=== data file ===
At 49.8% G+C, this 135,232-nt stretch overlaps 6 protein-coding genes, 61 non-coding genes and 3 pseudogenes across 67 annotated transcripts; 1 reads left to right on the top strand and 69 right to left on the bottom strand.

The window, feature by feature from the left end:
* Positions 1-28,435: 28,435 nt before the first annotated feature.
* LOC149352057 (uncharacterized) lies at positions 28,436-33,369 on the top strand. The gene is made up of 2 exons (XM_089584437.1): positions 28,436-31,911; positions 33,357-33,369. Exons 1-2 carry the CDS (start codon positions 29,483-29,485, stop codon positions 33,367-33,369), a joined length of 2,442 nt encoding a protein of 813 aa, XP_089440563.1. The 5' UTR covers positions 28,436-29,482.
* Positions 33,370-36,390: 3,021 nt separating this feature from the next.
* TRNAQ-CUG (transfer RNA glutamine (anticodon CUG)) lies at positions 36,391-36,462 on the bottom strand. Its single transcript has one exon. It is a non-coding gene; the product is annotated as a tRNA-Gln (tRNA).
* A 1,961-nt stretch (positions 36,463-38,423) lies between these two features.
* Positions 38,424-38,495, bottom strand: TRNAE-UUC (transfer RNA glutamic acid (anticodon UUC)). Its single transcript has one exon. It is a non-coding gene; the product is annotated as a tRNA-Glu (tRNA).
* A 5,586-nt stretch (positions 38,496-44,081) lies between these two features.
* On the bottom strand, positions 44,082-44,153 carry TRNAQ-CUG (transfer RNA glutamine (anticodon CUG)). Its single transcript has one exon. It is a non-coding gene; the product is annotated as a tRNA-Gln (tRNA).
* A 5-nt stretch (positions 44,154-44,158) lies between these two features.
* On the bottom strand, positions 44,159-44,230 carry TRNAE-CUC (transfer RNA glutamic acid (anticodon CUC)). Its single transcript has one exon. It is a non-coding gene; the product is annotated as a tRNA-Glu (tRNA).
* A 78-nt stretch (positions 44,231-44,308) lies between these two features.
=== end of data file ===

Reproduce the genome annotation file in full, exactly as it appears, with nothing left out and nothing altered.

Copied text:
At 49.8% G+C, this 135,232-nt stretch overlaps 6 protein-coding genes, 61 non-coding genes and 3 pseudogenes across 67 annotated transcripts; 1 reads left to right on the top strand and 69 right to left on the bottom strand.

The window, feature by feature from the left end:
* Positions 1-28,435: 28,435 nt before the first annotated feature.
* LOC149352057 (uncharacterized) lies at positions 28,436-33,369 on the top strand. The gene is made up of 2 exons (XM_089584437.1): positions 28,436-31,911; positions 33,357-33,369. Exons 1-2 carry the CDS (start codon positions 29,483-29,485, stop codon positions 33,367-33,369), a joined length of 2,442 nt encoding a protein of 813 aa, XP_089440563.1. The 5' UTR covers positions 28,436-29,482.
* Positions 33,370-36,390: 3,021 nt separating this feature from the next.
* TRNAQ-CUG (transfer RNA glutamine (anticodon CUG)) lies at positions 36,391-36,462 on the bottom strand. Its single transcript has one exon. It is a non-coding gene; the product is annotated as a tRNA-Gln (tRNA).
* A 1,961-nt stretch (positions 36,463-38,423) lies between these two features.
* Positions 38,424-38,495, bottom strand: TRNAE-UUC (transfer RNA glutamic acid (anticodon UUC)). Its single transcript has one exon. It is a non-coding gene; the product is annotated as a tRNA-Glu (tRNA).
* A 5,586-nt stretch (positions 38,496-44,081) lies between these two features.
* On the bottom strand, positions 44,082-44,153 carry TRNAQ-CUG (transfer RNA glutamine (anticodon CUG)). Its single transcript has one exon. It is a non-coding gene; the product is annotated as a tRNA-Gln (tRNA).
* A 5-nt stretch (positions 44,154-44,158) lies between these two features.
* On the bottom strand, positions 44,159-44,230 carry TRNAE-CUC (transfer RNA glutamic acid (anticodon CUC)). Its single transcript has one exon. It is a non-coding gene; the product is annotated as a tRNA-Glu (tRNA).
* A 78-nt stretch (positions 44,231-44,308) lies between these two features.